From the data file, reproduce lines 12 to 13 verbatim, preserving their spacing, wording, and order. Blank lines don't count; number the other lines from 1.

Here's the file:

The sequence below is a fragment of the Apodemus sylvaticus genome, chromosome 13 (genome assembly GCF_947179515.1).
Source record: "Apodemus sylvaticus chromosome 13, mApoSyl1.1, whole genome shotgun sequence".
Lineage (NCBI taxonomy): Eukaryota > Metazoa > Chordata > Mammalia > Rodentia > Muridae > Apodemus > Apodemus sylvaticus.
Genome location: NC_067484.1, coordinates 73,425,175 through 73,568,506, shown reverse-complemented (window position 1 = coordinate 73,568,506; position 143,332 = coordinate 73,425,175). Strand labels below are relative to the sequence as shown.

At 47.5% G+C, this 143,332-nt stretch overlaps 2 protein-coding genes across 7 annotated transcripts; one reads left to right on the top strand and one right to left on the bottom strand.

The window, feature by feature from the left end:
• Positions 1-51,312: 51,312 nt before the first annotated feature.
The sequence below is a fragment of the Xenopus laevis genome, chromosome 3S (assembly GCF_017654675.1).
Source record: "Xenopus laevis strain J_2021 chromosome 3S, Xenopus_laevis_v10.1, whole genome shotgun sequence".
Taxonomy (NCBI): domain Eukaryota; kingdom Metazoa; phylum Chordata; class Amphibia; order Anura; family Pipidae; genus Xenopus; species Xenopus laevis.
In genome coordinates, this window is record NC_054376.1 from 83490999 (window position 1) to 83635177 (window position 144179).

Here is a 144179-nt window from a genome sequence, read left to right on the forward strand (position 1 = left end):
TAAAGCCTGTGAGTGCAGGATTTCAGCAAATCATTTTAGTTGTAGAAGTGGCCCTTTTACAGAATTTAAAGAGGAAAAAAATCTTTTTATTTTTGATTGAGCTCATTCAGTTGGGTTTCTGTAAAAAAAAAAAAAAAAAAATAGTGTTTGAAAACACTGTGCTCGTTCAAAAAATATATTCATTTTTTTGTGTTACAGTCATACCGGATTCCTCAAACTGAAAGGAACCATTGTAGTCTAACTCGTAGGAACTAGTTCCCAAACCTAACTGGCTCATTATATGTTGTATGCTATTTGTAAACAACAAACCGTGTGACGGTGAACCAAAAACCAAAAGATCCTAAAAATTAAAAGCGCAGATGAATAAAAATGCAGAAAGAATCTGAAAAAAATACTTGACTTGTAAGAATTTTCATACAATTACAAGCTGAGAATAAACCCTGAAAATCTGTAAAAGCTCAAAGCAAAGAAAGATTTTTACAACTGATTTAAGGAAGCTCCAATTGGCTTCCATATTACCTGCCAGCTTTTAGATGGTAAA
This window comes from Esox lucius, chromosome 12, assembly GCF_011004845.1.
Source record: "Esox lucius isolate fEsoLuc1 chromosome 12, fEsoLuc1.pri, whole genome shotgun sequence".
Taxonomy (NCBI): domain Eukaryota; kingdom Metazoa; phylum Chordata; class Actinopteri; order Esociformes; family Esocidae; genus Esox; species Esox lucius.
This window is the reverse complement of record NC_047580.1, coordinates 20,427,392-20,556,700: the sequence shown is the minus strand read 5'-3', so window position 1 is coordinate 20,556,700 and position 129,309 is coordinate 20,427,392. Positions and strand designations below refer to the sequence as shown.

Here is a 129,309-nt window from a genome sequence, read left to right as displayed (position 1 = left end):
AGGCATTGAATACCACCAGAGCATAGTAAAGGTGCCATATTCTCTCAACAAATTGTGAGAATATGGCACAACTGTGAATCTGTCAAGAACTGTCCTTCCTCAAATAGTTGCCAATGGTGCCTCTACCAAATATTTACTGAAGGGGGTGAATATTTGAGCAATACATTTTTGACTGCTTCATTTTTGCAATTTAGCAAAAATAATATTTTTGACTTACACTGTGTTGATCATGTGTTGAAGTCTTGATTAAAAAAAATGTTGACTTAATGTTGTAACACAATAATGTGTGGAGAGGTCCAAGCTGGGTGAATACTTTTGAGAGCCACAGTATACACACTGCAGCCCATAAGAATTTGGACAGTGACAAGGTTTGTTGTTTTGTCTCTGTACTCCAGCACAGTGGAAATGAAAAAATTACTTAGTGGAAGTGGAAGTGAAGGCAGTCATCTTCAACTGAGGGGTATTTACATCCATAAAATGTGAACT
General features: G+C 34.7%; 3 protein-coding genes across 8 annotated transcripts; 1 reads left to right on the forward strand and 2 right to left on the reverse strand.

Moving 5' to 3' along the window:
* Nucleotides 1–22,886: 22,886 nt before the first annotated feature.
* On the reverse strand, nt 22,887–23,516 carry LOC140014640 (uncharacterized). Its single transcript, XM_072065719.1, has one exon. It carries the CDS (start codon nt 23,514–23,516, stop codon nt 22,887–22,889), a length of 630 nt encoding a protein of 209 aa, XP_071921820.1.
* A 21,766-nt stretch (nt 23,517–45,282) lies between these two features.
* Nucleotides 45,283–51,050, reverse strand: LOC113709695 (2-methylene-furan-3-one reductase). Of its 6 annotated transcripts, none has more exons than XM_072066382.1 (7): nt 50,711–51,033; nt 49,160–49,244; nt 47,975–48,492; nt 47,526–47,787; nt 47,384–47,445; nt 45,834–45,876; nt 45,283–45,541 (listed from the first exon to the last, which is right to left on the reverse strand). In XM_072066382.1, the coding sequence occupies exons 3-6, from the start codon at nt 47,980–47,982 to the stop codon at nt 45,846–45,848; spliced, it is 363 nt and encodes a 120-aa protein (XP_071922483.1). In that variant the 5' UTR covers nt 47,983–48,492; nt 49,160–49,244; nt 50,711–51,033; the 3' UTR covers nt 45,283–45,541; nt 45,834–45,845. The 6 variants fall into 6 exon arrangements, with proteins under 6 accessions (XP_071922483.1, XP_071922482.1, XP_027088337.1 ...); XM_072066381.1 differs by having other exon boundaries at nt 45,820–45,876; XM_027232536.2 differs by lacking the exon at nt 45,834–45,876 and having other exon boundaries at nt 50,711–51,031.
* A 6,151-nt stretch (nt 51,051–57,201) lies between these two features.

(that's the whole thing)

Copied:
Here is a 144179-nt window from a genome sequence, read left to right on the forward strand (position 1 = left end):
TAAAGCCTGTGAGTGCAGGATTTCAGCAAATCATTTTAGTTGTAGAAGTGGCCCTTTTACAGAATTTAAAGAGGAAAAAAATCTTTTTATTTTTGATTGAGCTCATTCAGTTGGGTTTCTGTAAAAAAAAAAAAAAAAAAATAGTGTTTGAAAACACTGTGCTCGTTCAAAAAATATATTCATTTTTTTGTGTTACAGTCATACCGGATTCCTCAAACTGAAAGGAACCATTGTAGTCTAACTCGTAGGAACTAGTTCCCAAACCTAACTGGCTCATTATATGTTGTATGCTATTTGTAAACAACAAACCGTGTGACGGTGAACCAAAAACCAAAAGATCCTAAAAATTAAAAGCGCAGATGAATAAAAATGCAGAAAGAATCTGAAAAAAATACTTGACTTGTAAGAATTTTCATACAATTACAAGCTGAGAATAAACCCTGAAAATCTGTAAAAGCTCAAAGCAAAGAAAGATTTTTACAACTGATTTAAGGAAGCTCCAATTGGCTTCCATATTACCTGCCAGCTTTTAGATGGTAAA